The brickies have made a start on the second storey of House By The Water.  Imagine my excitement to receive this picture on Sunday, the first news of any brick laying activities:

Extra brownie points for our building inspector who took this unsolicited photo on his long weekend!

Extra brownie points for our independent building inspector who took this photo on his long weekend!

And special thanks to house-building blogger, Trixee, who popped by our house on the weekend and took the photos shown below.  Trixee is building a glamorous solar-passive house in Perth.  Trixee’s slab has just been poured so the excitement is mounting over on her blog:  The SP Chronicles.

All set up for second storey bricks.

All set up for second storey bricks.

Scaffolding jungle for the alfresco void area.

Scaffolding jungle for the alfresco void area.

Garage

Garage with concrete beams and pipes that will be invisible before long.

Stairs.  And the terrible realisation that I should have had that changed to include a storage area.

Stairs. And the terrible realisation that I should have had that changed to include a storage area.

As they say,  it’s coming along!

Vertically challenged.

Vertical garden

Gorgeous but tricky?
Source:  Architectural Digest.

I’m not the worst gardener in the world, but I reckon some of those beautiful vertical gardens wooing me on television screens and magazine pages, could be money down the drain.  Some are gorgeous works of art when they are first installed, but I wonder how they look one year later.

Our House By The Water has a few spots that will need the green treatment.  My main focus for now is the view from the scullery:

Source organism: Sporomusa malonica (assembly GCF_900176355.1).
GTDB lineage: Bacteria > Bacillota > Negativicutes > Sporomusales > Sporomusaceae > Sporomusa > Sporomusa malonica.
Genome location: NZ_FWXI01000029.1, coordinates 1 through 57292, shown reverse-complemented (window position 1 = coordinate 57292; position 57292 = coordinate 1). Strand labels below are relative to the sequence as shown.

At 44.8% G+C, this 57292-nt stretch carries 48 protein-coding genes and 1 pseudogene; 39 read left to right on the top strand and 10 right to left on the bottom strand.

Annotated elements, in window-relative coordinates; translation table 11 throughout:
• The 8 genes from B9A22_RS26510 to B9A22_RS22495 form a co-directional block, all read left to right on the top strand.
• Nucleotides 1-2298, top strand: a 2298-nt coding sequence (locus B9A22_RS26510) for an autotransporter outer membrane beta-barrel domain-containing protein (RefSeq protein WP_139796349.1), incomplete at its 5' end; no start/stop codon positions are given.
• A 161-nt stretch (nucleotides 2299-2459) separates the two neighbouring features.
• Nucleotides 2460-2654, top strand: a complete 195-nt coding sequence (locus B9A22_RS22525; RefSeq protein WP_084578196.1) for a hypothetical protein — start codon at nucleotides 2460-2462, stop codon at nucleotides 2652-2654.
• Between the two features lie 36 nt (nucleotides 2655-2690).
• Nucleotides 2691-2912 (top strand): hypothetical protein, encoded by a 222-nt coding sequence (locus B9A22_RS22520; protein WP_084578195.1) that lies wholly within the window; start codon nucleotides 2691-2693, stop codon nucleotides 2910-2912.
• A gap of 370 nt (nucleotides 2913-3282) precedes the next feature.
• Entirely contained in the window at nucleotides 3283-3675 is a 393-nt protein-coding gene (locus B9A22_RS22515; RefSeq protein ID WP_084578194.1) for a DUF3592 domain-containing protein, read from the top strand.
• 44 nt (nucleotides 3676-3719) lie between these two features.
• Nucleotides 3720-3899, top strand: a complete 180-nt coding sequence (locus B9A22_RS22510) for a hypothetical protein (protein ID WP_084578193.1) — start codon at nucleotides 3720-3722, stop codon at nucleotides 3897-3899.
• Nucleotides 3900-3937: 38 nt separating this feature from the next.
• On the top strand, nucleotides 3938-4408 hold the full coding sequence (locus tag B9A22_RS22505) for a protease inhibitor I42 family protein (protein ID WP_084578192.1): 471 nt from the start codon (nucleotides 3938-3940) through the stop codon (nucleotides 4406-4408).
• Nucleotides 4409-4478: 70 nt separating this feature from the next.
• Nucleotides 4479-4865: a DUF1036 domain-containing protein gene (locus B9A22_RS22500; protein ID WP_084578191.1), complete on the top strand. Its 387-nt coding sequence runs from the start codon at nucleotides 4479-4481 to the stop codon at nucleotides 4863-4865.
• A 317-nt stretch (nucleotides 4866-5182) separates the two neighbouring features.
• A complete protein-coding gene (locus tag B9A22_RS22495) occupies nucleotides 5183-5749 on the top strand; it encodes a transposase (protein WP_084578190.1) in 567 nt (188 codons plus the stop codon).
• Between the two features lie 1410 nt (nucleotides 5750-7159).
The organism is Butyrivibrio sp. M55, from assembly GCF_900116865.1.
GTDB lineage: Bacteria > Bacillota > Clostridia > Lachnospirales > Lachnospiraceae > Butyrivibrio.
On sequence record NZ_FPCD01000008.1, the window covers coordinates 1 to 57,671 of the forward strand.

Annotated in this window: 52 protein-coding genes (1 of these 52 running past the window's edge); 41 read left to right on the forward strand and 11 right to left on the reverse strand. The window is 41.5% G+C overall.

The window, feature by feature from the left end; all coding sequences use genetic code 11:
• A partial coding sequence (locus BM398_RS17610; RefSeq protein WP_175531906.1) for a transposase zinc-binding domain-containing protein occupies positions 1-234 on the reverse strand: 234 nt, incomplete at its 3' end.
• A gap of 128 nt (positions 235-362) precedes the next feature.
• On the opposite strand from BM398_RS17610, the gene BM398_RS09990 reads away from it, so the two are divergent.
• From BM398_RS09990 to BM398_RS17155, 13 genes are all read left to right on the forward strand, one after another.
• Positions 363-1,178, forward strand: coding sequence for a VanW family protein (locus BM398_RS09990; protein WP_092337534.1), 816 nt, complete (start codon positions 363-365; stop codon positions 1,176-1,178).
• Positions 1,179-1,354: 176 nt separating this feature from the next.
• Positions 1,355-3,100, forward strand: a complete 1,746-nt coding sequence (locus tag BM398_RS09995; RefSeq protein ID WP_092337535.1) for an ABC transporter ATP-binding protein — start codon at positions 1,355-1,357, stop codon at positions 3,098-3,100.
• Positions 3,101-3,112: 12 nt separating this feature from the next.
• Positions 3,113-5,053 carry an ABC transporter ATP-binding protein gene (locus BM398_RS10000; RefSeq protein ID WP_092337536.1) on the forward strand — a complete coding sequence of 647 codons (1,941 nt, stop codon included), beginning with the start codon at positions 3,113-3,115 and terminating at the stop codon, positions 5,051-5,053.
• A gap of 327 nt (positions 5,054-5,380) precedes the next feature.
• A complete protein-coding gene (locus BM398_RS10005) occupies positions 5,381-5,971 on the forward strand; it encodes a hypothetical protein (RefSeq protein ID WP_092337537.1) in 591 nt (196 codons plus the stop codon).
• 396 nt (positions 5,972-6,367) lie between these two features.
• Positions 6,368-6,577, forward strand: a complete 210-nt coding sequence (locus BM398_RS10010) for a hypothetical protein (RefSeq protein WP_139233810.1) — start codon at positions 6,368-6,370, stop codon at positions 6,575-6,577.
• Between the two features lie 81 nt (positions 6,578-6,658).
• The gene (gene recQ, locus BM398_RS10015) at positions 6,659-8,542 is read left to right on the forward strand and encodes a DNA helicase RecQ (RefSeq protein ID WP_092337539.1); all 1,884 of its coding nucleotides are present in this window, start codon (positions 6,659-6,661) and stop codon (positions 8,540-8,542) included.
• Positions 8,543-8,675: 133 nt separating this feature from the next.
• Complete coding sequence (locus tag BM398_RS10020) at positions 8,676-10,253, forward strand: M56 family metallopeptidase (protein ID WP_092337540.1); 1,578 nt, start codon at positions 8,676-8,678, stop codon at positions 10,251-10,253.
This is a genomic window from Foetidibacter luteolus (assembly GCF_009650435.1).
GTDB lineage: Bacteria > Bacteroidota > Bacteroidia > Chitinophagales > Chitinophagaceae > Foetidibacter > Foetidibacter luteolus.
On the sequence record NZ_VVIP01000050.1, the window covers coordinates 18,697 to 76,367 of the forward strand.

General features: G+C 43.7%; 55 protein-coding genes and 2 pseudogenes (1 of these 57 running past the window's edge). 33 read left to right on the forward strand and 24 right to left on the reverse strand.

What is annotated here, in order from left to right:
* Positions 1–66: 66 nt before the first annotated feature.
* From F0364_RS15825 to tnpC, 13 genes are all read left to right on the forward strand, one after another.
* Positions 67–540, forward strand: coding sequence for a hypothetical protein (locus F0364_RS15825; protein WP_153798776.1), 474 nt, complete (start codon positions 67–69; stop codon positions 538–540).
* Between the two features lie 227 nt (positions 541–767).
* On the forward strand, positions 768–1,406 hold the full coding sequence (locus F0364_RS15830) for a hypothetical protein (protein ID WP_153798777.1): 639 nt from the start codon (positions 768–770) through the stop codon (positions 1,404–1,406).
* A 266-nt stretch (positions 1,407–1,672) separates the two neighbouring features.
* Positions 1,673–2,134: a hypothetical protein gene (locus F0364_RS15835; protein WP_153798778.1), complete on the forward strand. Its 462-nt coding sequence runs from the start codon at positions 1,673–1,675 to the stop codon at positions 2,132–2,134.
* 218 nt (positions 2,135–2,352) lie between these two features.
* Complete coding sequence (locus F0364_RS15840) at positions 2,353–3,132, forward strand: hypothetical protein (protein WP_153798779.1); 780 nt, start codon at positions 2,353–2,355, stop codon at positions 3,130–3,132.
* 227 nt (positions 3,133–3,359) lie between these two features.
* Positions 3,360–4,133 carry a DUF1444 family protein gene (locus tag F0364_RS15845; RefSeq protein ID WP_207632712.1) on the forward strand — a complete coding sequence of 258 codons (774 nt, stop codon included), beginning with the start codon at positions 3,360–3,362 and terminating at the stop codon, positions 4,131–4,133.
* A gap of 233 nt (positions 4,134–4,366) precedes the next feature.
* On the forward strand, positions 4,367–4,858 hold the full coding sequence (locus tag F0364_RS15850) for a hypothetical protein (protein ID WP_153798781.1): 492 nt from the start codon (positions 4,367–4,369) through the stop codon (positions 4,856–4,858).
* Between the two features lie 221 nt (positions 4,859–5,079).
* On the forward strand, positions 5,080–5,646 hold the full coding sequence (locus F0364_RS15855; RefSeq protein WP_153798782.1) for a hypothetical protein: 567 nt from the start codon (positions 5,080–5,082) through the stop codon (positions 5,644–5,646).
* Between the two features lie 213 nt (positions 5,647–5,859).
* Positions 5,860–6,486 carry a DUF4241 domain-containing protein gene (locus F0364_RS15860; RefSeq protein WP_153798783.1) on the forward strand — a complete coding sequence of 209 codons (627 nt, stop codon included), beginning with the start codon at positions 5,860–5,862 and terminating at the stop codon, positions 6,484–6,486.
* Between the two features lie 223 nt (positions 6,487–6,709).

Scullery view

Creamy coloured old brick wall.

Side alley.

Site for future vertical garden.

Dining view

The dining room shares a partial view of the same brick wall. I’m not sure how the neighbours intend to replace the fence they took down, but at least, the existing section needs beautifying.

Here’s the situation:

  • The width between the house and the brick fence is 1.6 metres at the narrowest point.
  • Shared utility space for garage access, washing line and bin storage.
  • Strong chance of being a wind tunnel.
  • Exposure to sun: only a few hours per day.

Tough conditions.  Forgetting the plant selection for a moment, here are my options:

  1. Plant climbers into the ground.  Help them with some simple wires.
  2. Espalier trees.  Reticulate.

    Photo sources: 1. Flickr.  2. Lucy Williams Interior Design.  3.  Herbidacious.

  3. Pot plants and use shelves or some kind of structure to layer them up the wall.

    Photo sources:  1. Revista Natureza.  2.  One Kings Lane.  3.  Flickr.  4. Wanilla Rose (unverified).

  4. Use a simple pocket system for vertical gardens, with or without an irrigation kit.

    Photo sources:  1.  Wemmy.  2.  HGTV.  3.  Plants On Walls via Buzzfeed.

  5. Use a complex vertical garden structure with built in watering system including a pump.

    Photo sources:  1.  Better Homes and Gardens.  2. Garden design.  3.  Watergarden Warehouse.

Verdict